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Passing the Netlace: A Legacy of Women’s Leadership

Who knew that a nearly twenty-year-old piece of basketball net would find itself in the possession of not one, but two, NCAA Women’s Basketball Championship coaches? Carolyn Peck knew. Moreover, she’s expecting that piece of 1999 NCAA Basketball Championship net to be returned to her shortly, as promised by the NCAA’s 2017 Championship Coach, Dawn Staley.

For the last five seasons, Staley coached the Gamecocks to five consecutive NCAA tournament appearances. The 2014-2015 run saw South Carolina get its closest to the title by making it to the Final Four; however, the Fighting Irish of Notre Dame edged out the semifinal game by one point and crushed any championship dreams for the Gamecocks.

Yet, ever since Peck gave Staley a segment of her 1999 Championship net a few years ago, Staley has been carrying the net in her wallet as a reminder. “I’ve had it in my wallet for years,” recalled Staley. “[Carolyn] said, ‘When you win your national championship, just return it.”

As head coach, Peck, and the Purdue Boilermakers, blew out the Duke Blue Devils 62-45 on March 28, 1999 to win the school’s first ever NCAA title in any sport. Eighteen years later, on April 2, 2017, Staley, with Peck’s net in her wallet, accomplished a similar feat.

Staley led the South Carolina Gamecocks to defeat Mississippi State 67-55 in the finals of the 2017 NCAA tournament—winning the university’s first-ever national title in women’s basketball.

“I’m going to have to pass a piece of my net on to somebody else so they can share and hopefully accomplish something as big as this,” said Staley in an interview with SBNation. Staley also stated in an interview with Sports Illustrated, “I do have to give a big shout out to Carolyn Peck, and I will return her net, thankfully.”

The two coaches have more in common than winning NCAA Championships; Peck and Staley have also made history by becoming the first and second African-American coaches, respectively, to win an NCAA Championship title in Division I women’s basketball.

“Now that there’s a one and a two, there’ll be a three. And the excitement that gives me is thrilling,” said Peck.

Staley’s success came days before the 2016 Racial and Gender Report Card: College Sport was published on April 6, 2017. Published by WSF Board member and director of The Institute for Diversity and Ethics in Sports (TIDES), Richard Lapchick, the recent study found that:

“In 2015-2016, African-Americans held 7.4 percent, 4.5 percent, and 4.5 percent of the women’s head coaching positions in Division I, II, and III, respectively. That was a very slight increase for African-American head coaches on women’s teams in all three Divisions.”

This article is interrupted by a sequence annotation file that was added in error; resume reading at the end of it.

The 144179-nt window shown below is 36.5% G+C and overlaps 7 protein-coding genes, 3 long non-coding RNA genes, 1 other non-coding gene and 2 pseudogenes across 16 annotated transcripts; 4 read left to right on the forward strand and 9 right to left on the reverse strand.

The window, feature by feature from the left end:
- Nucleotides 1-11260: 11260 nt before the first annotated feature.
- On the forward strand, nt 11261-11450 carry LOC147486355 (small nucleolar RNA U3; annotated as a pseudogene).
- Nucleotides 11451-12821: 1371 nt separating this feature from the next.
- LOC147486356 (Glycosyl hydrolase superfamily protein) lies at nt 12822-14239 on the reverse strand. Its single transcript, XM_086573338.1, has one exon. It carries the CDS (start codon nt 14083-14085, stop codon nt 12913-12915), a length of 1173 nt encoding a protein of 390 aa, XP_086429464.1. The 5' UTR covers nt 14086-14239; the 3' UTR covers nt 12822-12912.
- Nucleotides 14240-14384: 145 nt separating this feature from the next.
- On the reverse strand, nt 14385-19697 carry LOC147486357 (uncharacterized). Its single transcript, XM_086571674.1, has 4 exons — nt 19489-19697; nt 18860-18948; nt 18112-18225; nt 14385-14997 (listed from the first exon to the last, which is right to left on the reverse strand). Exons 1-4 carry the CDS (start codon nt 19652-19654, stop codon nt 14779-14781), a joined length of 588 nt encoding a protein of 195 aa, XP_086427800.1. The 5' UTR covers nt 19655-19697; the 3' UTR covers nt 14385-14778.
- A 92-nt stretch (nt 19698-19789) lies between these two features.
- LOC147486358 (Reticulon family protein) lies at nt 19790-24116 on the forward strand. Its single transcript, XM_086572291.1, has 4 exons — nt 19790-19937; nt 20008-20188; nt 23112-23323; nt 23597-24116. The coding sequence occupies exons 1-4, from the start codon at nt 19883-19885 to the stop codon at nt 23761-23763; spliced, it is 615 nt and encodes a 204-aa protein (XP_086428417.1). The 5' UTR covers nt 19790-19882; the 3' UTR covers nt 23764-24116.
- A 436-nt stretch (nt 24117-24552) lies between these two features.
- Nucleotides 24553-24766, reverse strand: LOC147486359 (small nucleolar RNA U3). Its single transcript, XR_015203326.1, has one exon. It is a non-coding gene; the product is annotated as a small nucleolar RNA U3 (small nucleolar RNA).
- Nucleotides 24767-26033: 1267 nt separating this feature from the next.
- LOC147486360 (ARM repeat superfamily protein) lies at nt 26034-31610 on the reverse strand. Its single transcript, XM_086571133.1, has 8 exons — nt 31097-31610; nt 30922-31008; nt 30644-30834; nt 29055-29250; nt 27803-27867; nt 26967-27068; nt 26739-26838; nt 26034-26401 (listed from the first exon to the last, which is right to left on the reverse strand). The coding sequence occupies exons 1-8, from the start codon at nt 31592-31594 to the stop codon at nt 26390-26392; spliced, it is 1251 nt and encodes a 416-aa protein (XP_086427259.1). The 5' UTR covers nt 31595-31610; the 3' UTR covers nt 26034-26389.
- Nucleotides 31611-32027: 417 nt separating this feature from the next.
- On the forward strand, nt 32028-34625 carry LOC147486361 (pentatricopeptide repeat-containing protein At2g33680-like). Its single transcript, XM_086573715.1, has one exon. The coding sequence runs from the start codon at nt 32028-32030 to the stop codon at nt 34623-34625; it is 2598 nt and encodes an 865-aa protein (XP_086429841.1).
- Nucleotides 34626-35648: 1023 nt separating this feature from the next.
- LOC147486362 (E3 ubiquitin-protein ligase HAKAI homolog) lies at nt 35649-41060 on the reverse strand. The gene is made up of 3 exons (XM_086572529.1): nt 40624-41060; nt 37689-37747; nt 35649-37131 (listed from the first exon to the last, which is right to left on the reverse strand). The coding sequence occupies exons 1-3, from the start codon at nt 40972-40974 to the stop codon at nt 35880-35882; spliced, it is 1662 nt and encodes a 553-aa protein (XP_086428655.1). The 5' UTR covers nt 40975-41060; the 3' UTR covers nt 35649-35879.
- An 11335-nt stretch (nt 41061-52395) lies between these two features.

Lapchick advocates for the Eddie Robinson and Judy Sweet rules in order to better encourage gender and racial equality within collegiate athletic departments.

The Eddie Robinson rule calls for a qualified racial and ethnic minority to be interviewed in the final pools for any given open coaching or athletic administrative position. Likewise, the Judy Sweet rule requires a diverse pool of candidates, particularly including women and people of color, to be considered for administrative opportunities at the NCAA headquarters and in Division I college athletic departments.

“I was very happy and inspired to witness Dawn Staley become the second African-American women’s basketball head coach to win an NCAA championship. I believe this victory will be a catalyst to help improve the opportunities for people of color as head coaches in college basketball and sports as a whole,” said Lapchick. .

Adding to the strong reach in Lapchick’s report card, in 2016, the Women’s Sports Foundation released, Beyond X’s and O’s: Gender Bias and Coaches of Women’s College Sports. The research confirms gender bias in the coaching workplace of women’s college sports, and that while many female coaches experience gender bias, few of their male counterparts perceive it. Through the 2016 Racial and Gender Report Card and Beyond X’s and O’s we see a strong need to promote gender and racial equality within athletic departments and throughout university settings.

Beyond X’s and O’s offers thirteen different policy recommendations that fall into various categories such as, compensation, hiring and promotion practices, fair and non-discriminatory treatment, Title IX gender and equity requirements, sexual orientation and gender identity issues, involvement in the workplace and governance.

To read more of the Foundation’s research, click here >>